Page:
Statistics for Environmental Engineers

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6.5, 9.2, 7.4, 6.3, 5.6, 7.3, 8.3, 7.2, 7.5, 6.1, 9.4, 5.4, 7.6, 8.1, and 7.9 mg/L.

The population is all specimens having a known concentration of 8.0 mg/L. The sample is the 27 observations (measurements). The sample size is n = 27. The random variable is the measured concentration in each specimen having a known concentration of 8.0 mg/L. Experimental error has caused the observed values to vary about the true value of 8.0 mg/L. The errors are 6.9 — 8.0 = -1.1, 7.8 — 8.0 = — 0.2, + 0.9, — 2.8, — 0.3, +1.6, + 0.7, and so on.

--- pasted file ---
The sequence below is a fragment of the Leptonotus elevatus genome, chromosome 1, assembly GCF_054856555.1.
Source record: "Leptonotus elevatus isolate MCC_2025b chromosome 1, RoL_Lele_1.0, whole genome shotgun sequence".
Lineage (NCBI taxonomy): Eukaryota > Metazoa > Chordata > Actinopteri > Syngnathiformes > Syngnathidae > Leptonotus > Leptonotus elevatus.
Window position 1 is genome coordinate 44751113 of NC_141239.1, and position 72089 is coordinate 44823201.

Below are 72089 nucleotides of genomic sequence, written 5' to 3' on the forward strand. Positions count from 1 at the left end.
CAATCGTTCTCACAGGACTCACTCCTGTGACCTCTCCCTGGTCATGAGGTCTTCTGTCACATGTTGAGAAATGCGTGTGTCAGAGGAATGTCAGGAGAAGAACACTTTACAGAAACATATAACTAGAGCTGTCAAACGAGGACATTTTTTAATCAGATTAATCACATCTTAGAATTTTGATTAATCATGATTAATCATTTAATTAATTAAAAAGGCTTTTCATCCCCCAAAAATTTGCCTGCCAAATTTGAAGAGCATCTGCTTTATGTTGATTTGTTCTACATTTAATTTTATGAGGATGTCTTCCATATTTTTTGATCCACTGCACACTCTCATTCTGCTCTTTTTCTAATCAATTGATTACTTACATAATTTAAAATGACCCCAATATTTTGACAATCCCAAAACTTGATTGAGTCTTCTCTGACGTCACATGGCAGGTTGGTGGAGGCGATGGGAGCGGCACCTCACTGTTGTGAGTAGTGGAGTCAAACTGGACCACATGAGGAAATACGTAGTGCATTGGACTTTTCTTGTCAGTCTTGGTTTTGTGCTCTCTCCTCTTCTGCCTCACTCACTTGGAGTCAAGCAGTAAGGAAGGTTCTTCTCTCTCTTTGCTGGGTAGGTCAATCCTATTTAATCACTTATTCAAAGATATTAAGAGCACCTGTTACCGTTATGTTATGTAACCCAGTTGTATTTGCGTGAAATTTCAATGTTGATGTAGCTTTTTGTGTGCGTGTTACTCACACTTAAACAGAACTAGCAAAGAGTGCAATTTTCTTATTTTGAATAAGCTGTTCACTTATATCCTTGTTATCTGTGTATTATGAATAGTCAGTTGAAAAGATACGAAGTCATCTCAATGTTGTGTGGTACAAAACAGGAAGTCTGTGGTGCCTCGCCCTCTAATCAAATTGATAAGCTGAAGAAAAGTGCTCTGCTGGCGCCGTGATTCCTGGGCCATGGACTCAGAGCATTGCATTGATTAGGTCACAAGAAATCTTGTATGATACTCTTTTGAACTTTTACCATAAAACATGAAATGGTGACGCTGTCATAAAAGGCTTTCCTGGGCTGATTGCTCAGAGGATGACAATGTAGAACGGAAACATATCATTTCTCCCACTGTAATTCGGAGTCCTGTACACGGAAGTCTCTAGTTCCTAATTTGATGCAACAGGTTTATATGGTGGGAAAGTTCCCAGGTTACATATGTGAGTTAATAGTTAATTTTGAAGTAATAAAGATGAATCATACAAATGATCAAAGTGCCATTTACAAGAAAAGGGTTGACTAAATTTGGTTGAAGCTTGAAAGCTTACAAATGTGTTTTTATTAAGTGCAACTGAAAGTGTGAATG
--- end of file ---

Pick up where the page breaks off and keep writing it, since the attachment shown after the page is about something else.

Plotting the Data

A useful first step is to plot the data. Figure 2.1 shows the data from Example 2.1 plotted in time order of observation, with a dot diagram plotted on the right-hand side. Dots are stacked to indicate frequency.

A dot diagram starts to get crowded when there are more than about 20 observations. For a large number of points (a large sample size), it is convenient to group the dots into intervals and represent a group with a bar, as shown in Figure 2.2. This plot shows the empirical (realized) distribution of the data. Plots of this kind are usually called histograms, but the more suggestive name of data density plot has been suggested (Watts, 1991).







Order of Observation

FIGURE 2.1 Time plot and dot diagram (right-hand side) of the nitrate data in Example 2.1.

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